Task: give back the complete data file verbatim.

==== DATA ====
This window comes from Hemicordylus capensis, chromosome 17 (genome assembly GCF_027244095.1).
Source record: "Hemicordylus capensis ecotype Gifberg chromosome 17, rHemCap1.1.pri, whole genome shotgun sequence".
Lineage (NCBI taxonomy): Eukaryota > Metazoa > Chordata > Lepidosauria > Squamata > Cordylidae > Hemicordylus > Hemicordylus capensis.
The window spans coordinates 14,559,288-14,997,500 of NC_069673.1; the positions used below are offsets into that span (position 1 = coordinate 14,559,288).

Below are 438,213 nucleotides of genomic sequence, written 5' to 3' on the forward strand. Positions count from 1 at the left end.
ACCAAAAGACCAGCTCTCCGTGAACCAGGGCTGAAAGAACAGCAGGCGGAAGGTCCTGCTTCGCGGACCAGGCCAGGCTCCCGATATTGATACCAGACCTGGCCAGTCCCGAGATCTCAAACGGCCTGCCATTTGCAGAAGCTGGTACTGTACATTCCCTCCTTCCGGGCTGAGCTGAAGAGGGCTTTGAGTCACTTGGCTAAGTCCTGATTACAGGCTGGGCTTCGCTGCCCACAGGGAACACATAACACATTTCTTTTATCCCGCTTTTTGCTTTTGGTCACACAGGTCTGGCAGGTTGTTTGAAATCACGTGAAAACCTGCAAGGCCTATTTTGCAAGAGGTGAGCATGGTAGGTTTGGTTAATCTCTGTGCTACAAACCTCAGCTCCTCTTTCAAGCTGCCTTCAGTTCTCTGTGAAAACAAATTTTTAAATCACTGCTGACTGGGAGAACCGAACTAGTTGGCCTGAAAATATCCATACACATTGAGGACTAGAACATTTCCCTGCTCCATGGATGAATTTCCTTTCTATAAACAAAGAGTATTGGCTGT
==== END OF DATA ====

This window comes from Hemicordylus capensis, chromosome 17 (genome assembly GCF_027244095.1).
Source record: "Hemicordylus capensis ecotype Gifberg chromosome 17, rHemCap1.1.pri, whole genome shotgun sequence".
Lineage (NCBI taxonomy): Eukaryota > Metazoa > Chordata > Lepidosauria > Squamata > Cordylidae > Hemicordylus > Hemicordylus capensis.
The window spans coordinates 14,559,288-14,997,500 of NC_069673.1; the positions used below are offsets into that span (position 1 = coordinate 14,559,288).

Below are 438,213 nucleotides of genomic sequence, written 5' to 3' on the forward strand. Positions count from 1 at the left end.
ACCAAAAGACCAGCTCTCCGTGAACCAGGGCTGAAAGAACAGCAGGCGGAAGGTCCTGCTTCGCGGACCAGGCCAGGCTCCCGATATTGATACCAGACCTGGCCAGTCCCGAGATCTCAAACGGCCTGCCATTTGCAGAAGCTGGTACTGTACATTCCCTCCTTCCGGGCTGAGCTGAAGAGGGCTTTGAGTCACTTGGCTAAGTCCTGATTACAGGCTGGGCTTCGCTGCCCACAGGGAACACATAACACATTTCTTTTATCCCGCTTTTTGCTTTTGGTCACACAGGTCTGGCAGGTTGTTTGAAATCACGTGAAAACCTGCAAGGCCTATTTTGCAAGAGGTGAGCATGGTAGGTTTGGTTAATCTCTGTGCTACAAACCTCAGCTCCTCTTTCAAGCTGCCTTCAGTTCTCTGTGAAAACAAATTTTTAAATCACTGCTGACTGGGAGAACCGAACTAGTTGGCCTGAAAATATCCATACACATTGAGGACTAGAACATTTCCCTGCTCCATGGATGAATTTCCTTTCTATAAACAAAGAGTATTGGCTGT